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The Social Responsibility Levy; A Step Too Far?

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The Social Responsibility Levy; A Step Too Far?

October 21
20:07 2013
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Although not yet law, the levy – which will contribute towards the cost of dealing with the adverse effects of licensed premises, such as additional policing or street cleaning – could prove to be a serious drain on resources if it does find its way onto the statute book. As yet, specific details are sketchy, but the basic premise is that the taxpayer should not be expected to continue meeting the costs of servicing the social and economic effects of alcohol misuse in towns and cities throughout Scotland. Instead, such costs would be met partially or wholly by the industry, and funded through an additional charge paid by licence holders. However, questions arise when you consider the many different types of establishments operating in this sector: Would a nightclub closing at, say, 3am, pay the same levy as a small wine merchant that closes at 10pm? How much would the charges be, and would the trade have to pass this additional cost on to the consumer? Similarly, those who hold street-trader licences for selling food, and those with late-hours-catering and public entertainment licences may also be subject to this charge, even though they may not sell alcohol. Is it right that these licence holders should be required to pay a charge towards rectifying the problems caused by alcohol abuse, especially as such traders do not usually operate late at night when most alcohol-fuelled social problems occur? Likewise, a late-hour catering licence is required for premises that sell meals or refreshments between the hours of 11.00pm and 5.00am, and these businesses will also be required to pay the levy. While these outlets doubtlessly contribute to the volume of litter produced at night, and thus should pay towards the costs of clearing up the rubbish, determining how much each should pay will not be easy. And what of the holders of public entertainment licences, including gyms, swimming pools and public fairgrounds? Will these premises also have to pay the charge? Will businesses that are managed responsibly and cause no problems for police or the public be exempt from the charges? If so, what will the criteria be for determining good behaviour in order to qualify for an exemption? Of course, all these questions cannot at this point be answered, as the proposed levy will be subject to a consultation period with the industry before it can become law. That said, there will be much to discuss and many issues to be addressed, and the trade should engage wholeheartedly in this process in the meantime. Whatever the Scottish Government’s objectives, and however laudable its intentions may be, the fact remains that this levy in its current form would impose an unbearable financial burden on the licensed trade, at a time when the sector can ill afford it.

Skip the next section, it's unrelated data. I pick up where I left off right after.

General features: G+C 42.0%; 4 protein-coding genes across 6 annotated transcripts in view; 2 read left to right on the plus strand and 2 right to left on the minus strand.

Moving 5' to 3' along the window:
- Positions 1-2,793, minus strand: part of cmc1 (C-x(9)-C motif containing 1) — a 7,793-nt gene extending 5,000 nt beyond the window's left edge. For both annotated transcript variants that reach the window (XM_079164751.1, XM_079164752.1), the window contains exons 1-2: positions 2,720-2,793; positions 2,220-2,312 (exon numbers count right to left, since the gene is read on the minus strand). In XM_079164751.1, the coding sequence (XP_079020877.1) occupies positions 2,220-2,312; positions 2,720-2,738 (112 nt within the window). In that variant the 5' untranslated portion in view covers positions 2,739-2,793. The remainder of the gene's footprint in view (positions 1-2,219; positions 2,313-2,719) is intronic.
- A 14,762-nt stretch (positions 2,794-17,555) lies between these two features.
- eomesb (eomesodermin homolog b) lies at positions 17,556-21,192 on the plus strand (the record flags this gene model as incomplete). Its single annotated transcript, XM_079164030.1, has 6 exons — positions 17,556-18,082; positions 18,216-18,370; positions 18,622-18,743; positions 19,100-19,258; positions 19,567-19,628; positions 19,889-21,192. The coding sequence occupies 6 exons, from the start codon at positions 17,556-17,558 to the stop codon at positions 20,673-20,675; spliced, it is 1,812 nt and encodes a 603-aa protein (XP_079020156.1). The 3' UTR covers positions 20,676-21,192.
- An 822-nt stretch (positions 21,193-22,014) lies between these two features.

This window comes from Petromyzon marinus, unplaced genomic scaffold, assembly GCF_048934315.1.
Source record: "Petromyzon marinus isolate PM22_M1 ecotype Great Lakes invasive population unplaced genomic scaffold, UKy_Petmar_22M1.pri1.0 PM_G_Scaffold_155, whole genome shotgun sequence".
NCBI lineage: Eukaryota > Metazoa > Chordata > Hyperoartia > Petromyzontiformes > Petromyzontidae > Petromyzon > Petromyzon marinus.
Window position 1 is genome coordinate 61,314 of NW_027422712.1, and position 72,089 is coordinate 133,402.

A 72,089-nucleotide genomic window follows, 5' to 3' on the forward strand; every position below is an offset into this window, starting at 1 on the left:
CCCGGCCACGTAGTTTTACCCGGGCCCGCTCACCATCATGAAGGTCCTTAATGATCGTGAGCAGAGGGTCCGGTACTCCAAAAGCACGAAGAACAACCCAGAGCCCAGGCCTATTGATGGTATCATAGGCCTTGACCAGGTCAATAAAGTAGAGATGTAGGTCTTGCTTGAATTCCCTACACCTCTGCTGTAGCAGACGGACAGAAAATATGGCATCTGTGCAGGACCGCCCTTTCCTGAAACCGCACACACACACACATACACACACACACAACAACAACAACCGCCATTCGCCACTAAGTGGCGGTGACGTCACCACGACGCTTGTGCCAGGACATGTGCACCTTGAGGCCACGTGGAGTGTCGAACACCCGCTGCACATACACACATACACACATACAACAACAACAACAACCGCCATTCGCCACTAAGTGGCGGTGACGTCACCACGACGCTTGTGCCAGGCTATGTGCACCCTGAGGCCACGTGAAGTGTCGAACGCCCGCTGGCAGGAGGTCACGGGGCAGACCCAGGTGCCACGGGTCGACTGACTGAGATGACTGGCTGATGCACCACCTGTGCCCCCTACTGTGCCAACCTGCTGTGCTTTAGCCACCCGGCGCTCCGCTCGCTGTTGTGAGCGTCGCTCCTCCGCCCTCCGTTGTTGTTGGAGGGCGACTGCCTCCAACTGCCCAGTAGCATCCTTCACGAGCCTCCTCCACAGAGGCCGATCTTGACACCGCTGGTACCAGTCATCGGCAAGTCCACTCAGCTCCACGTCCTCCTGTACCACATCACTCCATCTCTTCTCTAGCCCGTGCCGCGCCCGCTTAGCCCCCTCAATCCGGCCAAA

www.todsmurray.com

This article has been edited from its original version. For the complete feature, please see Catering in Scotland magazine November/December 2010.

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As the Social Responsibility Levy (SRL) makes its way through the Scottish Parliament as part of the Alcohol Etc. (Scotland) Bill, Naomi Pryde outlines the proposal and its myriad inequities…

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